VCU to drop SAT requirement

Joey Matthews | 1/30/2015, 7:47 a.m.
Virginia Commonwealth University is joining a growing national trend and no longer will require applicants to submit Scholastic Aptitude Test ...
Dr. Rao

Virginia Commonwealth University is joining a growing national trend and no longer will require applicants to submit Scholastic Aptitude Test scores.

The change will apply to applicants with a high school GPA of 3.3 or higher.

VCU President Michael Rao delivered the news in his State of the University address Tuesday to students, faculty and staff in the University Student Commons.

“We are not denying a transformative education to students who we know would flourish here just because they don’t have a certain SAT score,” Dr. Rao stated in a news release, touting the new university policy. “So beginning this fall, your ability to succeed at VCU will no longer depend on your ability to pass a test that’s fundamentally flawed.”

Dr. Rao, who has been leading VCU since 2009, pointed to research, including that done internally at VCU, that shows the SAT has racial and socioeconomic biases. He stressed that VCU is not lowering quality standards for students who are admitted.

Instead, the university is emphasizing GPA over SAT scores because grade point averages have proven to be a better determinant of how well a student will do in college, he said.

The SAT still will be required for some programs, such as engineering, and for some of the university’s endowed scholarships, Dr. Rao added.The new policy at VCU follows a national trend among colleges and universities relying on the GPA as a better predictor of student success.

About 800 universities around the country, including four in Virginia, already have dropped the requirement. Those Virginia schools are Old Dominion University, George Mason University, Christopher Newport University and Virginia Wesleyan College.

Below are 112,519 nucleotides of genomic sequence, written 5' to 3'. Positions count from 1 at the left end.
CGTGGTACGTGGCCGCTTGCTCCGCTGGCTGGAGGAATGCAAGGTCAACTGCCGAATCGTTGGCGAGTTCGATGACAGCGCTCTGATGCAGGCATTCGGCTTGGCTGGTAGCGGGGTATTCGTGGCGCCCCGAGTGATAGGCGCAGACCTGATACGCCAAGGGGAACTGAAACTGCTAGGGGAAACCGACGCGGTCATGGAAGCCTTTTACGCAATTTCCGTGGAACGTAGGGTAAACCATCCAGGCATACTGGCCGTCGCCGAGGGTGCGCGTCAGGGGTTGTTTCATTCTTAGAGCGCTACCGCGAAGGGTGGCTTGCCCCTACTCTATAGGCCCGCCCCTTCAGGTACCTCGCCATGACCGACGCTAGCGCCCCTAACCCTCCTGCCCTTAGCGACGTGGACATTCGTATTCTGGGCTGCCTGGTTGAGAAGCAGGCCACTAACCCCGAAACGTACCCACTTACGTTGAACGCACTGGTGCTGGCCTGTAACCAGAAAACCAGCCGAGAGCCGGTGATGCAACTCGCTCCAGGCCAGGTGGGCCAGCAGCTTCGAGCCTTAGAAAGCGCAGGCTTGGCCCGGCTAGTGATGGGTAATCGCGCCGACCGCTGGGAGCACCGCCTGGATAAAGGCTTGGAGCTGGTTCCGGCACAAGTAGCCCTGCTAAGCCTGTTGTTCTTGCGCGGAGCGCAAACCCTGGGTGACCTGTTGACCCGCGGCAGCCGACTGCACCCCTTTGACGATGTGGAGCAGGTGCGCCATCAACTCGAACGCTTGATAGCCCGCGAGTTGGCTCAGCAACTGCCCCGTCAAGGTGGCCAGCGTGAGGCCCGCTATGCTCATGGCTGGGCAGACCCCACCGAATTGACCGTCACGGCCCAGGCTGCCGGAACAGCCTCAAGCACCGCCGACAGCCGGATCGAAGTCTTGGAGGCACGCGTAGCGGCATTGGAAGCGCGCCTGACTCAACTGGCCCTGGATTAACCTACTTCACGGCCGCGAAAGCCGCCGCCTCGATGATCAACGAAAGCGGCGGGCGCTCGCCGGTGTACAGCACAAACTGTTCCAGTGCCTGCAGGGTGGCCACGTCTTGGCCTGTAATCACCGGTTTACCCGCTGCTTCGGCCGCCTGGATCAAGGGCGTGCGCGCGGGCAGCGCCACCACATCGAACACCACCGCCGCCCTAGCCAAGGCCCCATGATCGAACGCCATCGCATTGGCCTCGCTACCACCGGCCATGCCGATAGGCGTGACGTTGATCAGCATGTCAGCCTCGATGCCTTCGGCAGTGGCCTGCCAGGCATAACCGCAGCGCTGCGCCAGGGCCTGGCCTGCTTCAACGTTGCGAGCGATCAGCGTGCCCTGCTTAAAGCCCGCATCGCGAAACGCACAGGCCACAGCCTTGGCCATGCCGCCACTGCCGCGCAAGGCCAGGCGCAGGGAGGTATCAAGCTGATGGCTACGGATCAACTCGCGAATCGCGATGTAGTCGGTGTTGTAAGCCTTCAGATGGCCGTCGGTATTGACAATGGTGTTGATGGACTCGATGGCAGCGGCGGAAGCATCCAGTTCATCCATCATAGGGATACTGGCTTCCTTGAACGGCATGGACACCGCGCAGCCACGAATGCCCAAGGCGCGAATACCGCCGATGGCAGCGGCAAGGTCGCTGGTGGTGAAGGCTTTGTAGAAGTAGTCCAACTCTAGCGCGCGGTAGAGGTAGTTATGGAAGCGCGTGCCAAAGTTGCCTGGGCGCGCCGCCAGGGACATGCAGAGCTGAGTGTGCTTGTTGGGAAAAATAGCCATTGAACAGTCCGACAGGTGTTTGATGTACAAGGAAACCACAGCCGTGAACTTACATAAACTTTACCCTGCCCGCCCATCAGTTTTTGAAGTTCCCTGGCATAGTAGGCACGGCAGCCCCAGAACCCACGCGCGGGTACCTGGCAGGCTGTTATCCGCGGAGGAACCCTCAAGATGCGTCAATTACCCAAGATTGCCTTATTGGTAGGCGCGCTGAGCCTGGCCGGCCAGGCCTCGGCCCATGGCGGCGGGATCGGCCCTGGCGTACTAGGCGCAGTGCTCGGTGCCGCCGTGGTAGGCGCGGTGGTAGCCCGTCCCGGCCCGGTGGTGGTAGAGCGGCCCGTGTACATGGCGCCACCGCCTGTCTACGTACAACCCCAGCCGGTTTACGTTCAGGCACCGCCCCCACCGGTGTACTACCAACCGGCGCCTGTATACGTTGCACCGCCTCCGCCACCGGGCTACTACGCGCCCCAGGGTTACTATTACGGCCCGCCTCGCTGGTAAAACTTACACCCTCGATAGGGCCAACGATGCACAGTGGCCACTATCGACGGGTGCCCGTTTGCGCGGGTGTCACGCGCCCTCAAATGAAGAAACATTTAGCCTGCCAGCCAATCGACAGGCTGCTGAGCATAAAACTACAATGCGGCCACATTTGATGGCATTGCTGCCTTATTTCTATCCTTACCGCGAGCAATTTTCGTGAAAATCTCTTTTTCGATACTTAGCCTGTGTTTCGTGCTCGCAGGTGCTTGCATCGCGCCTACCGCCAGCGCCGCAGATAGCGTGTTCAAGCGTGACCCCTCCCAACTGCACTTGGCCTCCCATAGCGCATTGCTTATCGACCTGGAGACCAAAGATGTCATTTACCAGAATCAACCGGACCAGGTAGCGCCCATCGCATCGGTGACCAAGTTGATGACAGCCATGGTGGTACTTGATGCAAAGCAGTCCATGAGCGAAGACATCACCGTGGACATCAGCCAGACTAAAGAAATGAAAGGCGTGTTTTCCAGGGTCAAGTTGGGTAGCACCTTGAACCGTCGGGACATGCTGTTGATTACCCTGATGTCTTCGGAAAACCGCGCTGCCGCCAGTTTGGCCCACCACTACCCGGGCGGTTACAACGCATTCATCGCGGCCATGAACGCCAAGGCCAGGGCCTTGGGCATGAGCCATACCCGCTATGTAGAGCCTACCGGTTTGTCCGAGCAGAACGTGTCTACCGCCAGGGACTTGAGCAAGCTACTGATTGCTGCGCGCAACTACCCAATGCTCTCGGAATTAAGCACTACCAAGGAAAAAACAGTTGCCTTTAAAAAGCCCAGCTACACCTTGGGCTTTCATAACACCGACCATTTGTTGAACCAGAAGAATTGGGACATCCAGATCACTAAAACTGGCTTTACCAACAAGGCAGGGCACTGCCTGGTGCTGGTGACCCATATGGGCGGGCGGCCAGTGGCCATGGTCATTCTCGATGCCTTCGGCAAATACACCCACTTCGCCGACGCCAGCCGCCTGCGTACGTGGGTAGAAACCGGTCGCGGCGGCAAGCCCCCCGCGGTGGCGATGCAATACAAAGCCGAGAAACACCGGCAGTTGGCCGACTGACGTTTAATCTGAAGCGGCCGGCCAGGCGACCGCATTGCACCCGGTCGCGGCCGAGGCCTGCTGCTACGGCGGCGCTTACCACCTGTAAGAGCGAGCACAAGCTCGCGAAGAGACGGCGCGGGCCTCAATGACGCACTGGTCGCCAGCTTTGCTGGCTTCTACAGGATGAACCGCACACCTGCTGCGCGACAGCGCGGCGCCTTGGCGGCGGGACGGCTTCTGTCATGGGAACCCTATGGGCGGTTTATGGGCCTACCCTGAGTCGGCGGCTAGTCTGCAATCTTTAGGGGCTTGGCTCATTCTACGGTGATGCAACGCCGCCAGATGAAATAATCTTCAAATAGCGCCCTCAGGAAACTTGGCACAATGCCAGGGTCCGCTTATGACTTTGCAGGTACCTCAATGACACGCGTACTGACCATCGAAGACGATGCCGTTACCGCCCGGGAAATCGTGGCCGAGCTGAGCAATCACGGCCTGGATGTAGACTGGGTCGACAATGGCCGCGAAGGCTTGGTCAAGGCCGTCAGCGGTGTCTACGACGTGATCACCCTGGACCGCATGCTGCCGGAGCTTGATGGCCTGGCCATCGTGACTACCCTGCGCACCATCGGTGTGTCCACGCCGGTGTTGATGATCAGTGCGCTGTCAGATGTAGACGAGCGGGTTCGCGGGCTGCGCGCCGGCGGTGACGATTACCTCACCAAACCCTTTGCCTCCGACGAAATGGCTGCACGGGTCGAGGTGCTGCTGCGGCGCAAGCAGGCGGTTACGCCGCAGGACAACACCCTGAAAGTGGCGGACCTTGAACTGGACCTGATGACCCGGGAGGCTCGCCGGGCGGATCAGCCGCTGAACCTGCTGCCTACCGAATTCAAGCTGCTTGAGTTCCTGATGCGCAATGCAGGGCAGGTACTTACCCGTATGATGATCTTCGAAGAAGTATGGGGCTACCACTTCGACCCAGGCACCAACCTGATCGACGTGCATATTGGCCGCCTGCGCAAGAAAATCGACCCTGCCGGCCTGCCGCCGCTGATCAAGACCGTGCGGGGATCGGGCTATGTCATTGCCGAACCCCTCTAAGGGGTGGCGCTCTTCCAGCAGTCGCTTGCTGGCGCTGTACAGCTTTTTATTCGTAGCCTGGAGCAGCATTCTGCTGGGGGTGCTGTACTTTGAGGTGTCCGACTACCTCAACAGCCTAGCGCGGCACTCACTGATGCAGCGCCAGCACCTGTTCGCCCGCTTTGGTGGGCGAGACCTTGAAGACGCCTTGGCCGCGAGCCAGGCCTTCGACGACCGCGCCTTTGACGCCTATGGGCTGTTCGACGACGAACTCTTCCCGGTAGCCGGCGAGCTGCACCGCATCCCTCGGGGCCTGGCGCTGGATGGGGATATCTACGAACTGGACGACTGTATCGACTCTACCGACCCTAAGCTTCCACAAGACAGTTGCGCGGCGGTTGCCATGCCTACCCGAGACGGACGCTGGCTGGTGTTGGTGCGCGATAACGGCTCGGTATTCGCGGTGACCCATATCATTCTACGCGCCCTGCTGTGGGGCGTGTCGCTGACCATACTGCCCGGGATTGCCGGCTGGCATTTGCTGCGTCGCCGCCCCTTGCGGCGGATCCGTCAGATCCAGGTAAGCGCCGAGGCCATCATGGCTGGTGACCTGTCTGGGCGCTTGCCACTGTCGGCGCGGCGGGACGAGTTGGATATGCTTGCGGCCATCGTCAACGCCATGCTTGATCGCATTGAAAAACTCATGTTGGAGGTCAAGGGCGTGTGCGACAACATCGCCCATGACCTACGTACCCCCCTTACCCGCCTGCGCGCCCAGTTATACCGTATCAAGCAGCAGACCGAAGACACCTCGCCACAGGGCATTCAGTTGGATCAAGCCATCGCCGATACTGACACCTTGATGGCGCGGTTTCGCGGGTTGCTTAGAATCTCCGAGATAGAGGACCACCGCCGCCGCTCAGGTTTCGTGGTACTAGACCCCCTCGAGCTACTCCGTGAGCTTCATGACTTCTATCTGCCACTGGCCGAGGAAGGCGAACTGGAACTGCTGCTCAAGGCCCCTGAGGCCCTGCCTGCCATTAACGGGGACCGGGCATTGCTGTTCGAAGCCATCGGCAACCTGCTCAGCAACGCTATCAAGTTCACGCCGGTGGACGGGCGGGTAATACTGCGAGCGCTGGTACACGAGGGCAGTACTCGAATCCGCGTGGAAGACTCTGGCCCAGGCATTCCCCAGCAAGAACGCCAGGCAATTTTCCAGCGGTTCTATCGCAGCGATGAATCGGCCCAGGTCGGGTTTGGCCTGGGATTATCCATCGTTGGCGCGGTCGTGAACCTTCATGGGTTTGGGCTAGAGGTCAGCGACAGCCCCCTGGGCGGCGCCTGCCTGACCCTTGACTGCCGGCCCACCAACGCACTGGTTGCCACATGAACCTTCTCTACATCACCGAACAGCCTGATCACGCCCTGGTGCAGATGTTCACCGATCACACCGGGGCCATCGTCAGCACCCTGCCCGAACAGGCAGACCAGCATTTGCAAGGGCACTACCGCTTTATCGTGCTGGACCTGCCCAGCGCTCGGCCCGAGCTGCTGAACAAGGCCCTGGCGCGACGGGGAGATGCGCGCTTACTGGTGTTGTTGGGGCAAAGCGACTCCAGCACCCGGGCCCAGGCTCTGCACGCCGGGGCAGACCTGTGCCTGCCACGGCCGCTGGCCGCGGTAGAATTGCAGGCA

VCU, which enrolls more than 31,000 students, is the first of the three research universities in Virginia to do so.

Wake Forest University, in North Carolina, is one of the most selective schools, which has adopted this policy. Others to scrap SATs as an admissions requirement in 2014 were Temple University in Philadelphia, Bryn Mawr (Pa.) College and Wesleyan University in Macon, Ga.

A study released in early 2014 and co-written by William Hiss, a former admissions dean at Bates College in Lewiston, Maine, found no significant difference in college grades or graduation rates between applicants who did and didn’t submit SAT scores when applying for college admission.

The study examined 33 colleges over three years. It found that students who did not submit standardized test scores were more likely to be first-generation college students, minority students, women, students with learning disabilities and recipients of Pell Grants, which are reserved for low-income students.

More schools are comfortable that dropping the requirement improves diversity without undermining academic quality.

The SAT is being redesigned for 2016, making a now-mandatory essay optional. Schools say going “test optional” also will benefit low-income and minority students who can’t afford test prep courses or to retake exams.